Security research Bobby Raunch has discovered an AirTag exploit that allows zero-day hijacking and other forms of attack simply by injecting stored XSS code to steal unsuspected victims’ Apple ID and password.
Raunch found the vulnerability in June this year and reported it to Apple. After Apple failed to fix the flaw in 90-days and give him a time when it will be patched and his bug bounty status, the researcher publicly disclosed his findings. The 90-days period is a standard duration in the security field to give the company time to fix the flaw and credit the researcher.
This week alone, Ranch is the second researcher who has shared frustration with Apple’s bug bounty program. Denis Tokarev publically disclosed three iOS 15 zero-day vulnerabilities he found between March and May. Like before, when the researcher went public, Apple said a fix is on the way but did not mention when.
An AirTag can be weaponized to hijack iCloud credentials
Apple allows AirTag users to mark their lost trackers via Lost Mode which creates a unique found page for the tracker with its serial number, the phone number of the owner, and a personal message by the owner for the person who finds it.
When a person finds a missing AirTag and scans with an iPhone and Android smartphone, the unique found page for the tracker opens on their device. Raunch has found that attackers can use this unique found page to obtain the unsuspected person’s Apple ID or iCloud credentials by directing to a fake website to log in their ID and password.
An attacker can carry out Stored XSS on this https://found.apple.com page, by injecting a malicious payload into the Airtag “Lost Mode” phone number field. A victim will believe they are being asked to sign into iCloud so they can get in contact with the owner of the Airtag, when in fact, the attacker has redirected them to a credential hijacking page.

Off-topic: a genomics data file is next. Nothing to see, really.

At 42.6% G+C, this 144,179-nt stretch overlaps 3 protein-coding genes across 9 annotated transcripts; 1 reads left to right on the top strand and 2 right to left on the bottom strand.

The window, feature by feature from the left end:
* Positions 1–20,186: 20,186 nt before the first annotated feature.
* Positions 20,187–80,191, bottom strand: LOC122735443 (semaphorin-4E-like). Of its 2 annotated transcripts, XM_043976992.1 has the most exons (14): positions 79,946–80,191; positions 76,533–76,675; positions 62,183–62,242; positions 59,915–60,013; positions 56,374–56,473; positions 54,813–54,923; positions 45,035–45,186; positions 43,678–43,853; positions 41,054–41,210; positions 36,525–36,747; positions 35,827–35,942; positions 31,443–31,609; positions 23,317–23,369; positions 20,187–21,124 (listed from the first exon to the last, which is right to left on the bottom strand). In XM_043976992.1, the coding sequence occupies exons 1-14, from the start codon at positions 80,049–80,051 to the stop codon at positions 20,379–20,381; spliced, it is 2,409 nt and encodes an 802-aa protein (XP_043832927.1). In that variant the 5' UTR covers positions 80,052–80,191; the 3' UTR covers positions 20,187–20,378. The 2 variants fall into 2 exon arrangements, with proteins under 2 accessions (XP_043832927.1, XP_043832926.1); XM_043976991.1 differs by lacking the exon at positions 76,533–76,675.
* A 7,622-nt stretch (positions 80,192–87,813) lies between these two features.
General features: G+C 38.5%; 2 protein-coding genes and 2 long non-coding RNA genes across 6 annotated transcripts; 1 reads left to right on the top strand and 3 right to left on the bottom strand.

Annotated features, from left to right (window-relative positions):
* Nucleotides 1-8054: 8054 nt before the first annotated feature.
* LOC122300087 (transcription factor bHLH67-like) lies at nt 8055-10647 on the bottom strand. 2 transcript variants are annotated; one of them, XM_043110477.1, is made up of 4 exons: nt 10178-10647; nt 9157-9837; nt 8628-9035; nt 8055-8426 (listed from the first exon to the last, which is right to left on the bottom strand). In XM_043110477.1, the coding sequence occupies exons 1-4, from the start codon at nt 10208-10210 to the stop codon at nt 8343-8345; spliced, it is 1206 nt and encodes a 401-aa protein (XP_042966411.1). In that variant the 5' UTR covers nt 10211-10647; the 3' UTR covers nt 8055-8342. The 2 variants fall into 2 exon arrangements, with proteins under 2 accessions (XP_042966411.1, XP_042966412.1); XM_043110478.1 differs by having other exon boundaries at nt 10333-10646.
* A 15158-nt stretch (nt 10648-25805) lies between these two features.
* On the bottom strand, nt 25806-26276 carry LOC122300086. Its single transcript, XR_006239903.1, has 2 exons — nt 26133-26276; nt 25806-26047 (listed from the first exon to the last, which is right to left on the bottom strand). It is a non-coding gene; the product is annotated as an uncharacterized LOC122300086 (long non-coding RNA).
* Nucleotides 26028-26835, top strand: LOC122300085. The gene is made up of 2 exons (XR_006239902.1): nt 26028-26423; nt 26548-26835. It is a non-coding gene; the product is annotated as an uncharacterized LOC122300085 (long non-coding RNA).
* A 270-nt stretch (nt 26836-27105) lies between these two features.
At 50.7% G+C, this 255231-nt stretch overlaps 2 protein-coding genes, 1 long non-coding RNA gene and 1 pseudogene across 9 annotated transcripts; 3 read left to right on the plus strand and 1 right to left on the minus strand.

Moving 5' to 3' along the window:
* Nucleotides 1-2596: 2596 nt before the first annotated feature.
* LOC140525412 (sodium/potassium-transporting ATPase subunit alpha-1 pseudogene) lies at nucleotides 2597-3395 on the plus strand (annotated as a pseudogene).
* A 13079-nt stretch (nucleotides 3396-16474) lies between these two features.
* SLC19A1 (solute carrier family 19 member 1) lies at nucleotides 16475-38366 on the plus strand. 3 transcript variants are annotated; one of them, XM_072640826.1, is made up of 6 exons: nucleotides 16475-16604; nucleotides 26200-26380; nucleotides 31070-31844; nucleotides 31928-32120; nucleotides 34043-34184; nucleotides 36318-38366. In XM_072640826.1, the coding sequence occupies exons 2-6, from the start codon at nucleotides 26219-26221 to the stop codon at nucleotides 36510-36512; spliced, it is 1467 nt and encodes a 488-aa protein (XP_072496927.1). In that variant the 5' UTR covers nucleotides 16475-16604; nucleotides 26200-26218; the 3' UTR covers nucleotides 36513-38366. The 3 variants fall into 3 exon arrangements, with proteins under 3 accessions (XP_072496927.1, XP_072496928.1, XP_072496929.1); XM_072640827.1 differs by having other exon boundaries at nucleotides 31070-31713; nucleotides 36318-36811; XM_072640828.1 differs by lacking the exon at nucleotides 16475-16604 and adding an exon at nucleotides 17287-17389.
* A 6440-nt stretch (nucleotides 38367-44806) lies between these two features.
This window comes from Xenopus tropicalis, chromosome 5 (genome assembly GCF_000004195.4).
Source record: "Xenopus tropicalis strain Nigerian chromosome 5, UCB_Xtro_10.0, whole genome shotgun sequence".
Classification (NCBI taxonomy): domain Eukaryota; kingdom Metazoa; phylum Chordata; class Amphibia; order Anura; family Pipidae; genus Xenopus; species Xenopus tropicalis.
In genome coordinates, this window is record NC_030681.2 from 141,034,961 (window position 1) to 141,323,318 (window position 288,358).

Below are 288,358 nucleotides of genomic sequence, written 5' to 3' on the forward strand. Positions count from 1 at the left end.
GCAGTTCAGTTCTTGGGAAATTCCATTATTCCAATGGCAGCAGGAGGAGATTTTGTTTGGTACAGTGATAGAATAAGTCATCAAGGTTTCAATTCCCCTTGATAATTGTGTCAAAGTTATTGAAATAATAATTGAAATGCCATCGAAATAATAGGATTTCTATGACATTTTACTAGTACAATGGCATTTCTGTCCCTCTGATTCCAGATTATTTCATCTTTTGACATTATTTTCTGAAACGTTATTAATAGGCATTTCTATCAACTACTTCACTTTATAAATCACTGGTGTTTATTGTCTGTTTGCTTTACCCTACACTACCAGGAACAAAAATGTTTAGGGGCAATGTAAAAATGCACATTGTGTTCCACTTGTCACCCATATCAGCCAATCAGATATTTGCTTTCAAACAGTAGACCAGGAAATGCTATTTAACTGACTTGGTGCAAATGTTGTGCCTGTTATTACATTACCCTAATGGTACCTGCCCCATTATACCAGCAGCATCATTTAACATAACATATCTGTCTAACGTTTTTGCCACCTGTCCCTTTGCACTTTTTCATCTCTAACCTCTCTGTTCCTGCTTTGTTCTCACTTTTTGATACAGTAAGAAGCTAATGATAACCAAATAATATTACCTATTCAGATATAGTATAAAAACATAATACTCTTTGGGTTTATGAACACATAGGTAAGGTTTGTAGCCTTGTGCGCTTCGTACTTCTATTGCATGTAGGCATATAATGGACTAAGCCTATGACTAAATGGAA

He also adds that he has mentioned just one way an XSS exploit can be carried out, there are numerous ways an XSS exploit can be used like clickjacking, token hijacking, and others. Attackers can even create a weaponized AirTag and leave them purposely to be found by innocent victims who only wish to return the lost tracker to its owner.
There are countless ways an attacker could victimize an end user who discovers a lost Airtag. Since Airtags were recently released, most users would be unaware that accessing the https://found.apple.com page doesn’t require authentication at all. The https://found.apple.com link can also be used as a phishing link, and shared via a desktop/laptop, without the need for a mobile device to scan the Airtag. Further injection attacks could occur through the Find My App, which is used to scan third-party devices that support “Lost Mode” as part of Apple’s Find My network.
If this sounds like a hypothetical situation where a person can be fooled to share credentials, it’s not. Recently, scammers used Apple’s iPhone 13 event to steal $69,000 worth of Bitcoins from Apple fans who only wanted to see the new iPhone. Attackers use the system’s vulnerabilities and people’s naivety to commit fraud. Kindly beware when sharing personal information online or with anyone else.